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“A Great Place to Visit”

First African Baptist Church
Ranked #10 of 221 things to do in Savannah
Certificate of Excellence
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Attraction details
Fee: Yes
Recommended length of visit: <1 hour
Owner description: First African Baptist Church was organized in 1773 under the leadership of Reverend George Leile and established and constituted in December of 1777 as a body organized believers. Under the leadership of the 3rd Pastor Reverend Andrew C. Marshall, the congregation obtained the property where the present sanctuary stands. Marshall also organized the first black Sunday school in North America and changed the name of the church from “First Colored Baptist” to “First African Baptist”. The sanctuary was completed in 1859 under the direction of the 4th Pastor Reverend William J. Campbell. The ceiling of the church is in the design of a “Nine Patch Quilt” which represented that the church was a safe house for slaves. Beneath the lower auditorium floor is another finished sub floor which is known as the “Underground Railroad”. There is 4ft of height between both floors. The holes in the floor are in the shape of an African prayer symbol known as a Congolese Cosmogram that served a purpose of ventilation. First African Baptist Church has been a place of leadership and service since its inception. Reverend Emmanuel King Love, 6th Pastor, led the movement to establish Savannah State University, formerly known as Georgia State Industrial College for Colored Youth. Rev. Love also played a big role in the establishment of Morehouse College in Atlanta, GA and Paine College in Augusta, GA. During the time of segregation the church served as the largest gathering place for blacks and whites to meet. Visitors from all walks of life have visited out sanctuary and left inspired. TOUR RATES: Adults = $7.00; Seniors = $6.00; Students = $6.00; Children Ages 5 & Under = FREE. TOUR HOURS OF OPERATION: Tuesday - Saturday = 11:00 a.m. & 2:00p.m. Sunday = 1:00p.m.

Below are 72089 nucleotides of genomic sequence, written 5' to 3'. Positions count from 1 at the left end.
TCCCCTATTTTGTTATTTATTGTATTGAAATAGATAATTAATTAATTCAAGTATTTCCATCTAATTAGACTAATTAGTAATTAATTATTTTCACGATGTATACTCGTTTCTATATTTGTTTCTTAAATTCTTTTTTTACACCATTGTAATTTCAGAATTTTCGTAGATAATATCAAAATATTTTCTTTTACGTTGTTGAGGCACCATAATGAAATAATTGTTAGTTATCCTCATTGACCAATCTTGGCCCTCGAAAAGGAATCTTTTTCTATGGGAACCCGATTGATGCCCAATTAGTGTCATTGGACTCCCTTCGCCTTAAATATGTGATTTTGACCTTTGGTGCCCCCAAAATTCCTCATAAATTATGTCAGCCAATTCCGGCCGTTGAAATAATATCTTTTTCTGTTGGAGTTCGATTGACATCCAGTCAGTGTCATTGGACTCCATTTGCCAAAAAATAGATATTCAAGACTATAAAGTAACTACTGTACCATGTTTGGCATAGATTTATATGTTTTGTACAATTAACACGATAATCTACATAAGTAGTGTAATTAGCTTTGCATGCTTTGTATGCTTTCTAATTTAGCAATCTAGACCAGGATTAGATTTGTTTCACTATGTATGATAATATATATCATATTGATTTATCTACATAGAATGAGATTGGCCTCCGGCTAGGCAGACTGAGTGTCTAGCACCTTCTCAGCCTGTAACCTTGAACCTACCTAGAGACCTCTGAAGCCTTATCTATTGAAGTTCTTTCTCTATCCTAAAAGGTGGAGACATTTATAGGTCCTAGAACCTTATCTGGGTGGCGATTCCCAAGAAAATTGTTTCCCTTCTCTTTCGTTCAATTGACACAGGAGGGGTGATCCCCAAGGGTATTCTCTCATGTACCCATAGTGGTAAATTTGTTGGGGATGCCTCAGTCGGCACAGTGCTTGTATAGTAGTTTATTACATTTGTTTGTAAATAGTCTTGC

Reviewed 28 March 2012

The Church was a stop on the underground railroad freeing slaves. The hiding places were under the church floors and the quilts were maps of the stations along the route. Its a fascinating place to visit. Go early because it closes around 3:30pm. When we visit Savannah we always try to visit this church.

Thank AGCanada01
This review is the subjective opinion of a TripAdvisor member and not of TripAdvisor LLC
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"underground railroad"
in 219 reviews
"runaway slaves"
in 16 reviews
"tour guide"
in 77 reviews
"black history"
in 27 reviews
"worship service"
in 11 reviews
"african americans"
in 22 reviews
"sunday service"
in 11 reviews
"franklin square"
in 9 reviews
"tour times"
in 12 reviews
"amazing history"
in 18 reviews
"living history"
in 12 reviews
"piece of history"
in 13 reviews
"american history"
in 12 reviews
"historic site"
in 12 reviews
"pipe organ"
in 12 reviews
"history lesson"
in 18 reviews
"lots of history"
in 18 reviews
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754 - 758 of 820 reviews

Reviewed 20 March 2012

This brought the slave experience to life for me. Seeing the elements they went through and hearing their experiences were humbling. A great history lesson.

Thank Ashlie S
This review is the subjective opinion of a TripAdvisor member and not of TripAdvisor LLC
Reviewed 17 March 2012

I agree with the other reviews. This historic church has an amazing history, which you will only learn about if you take the tour.

Thank Mark W
This review is the subjective opinion of a TripAdvisor member and not of TripAdvisor LLC
Reviewed 14 March 2012

Wonderful example of an early African American house of worship

Thank tbbarrett
This review is the subjective opinion of a TripAdvisor member and not of TripAdvisor LLC
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Reviewed 10 March 2012

One of the best things I did in savannah. Excellent insight into a portion of savannah history ignored or glossed over by the house and trolley tours. Very nice church and the story of the building of the church and the history of the items inside were terrific. Check for tour times, usually only 2x a day and can not be seen without tour.

Thank css1222
This review is the subjective opinion of a TripAdvisor member and not of TripAdvisor LLC

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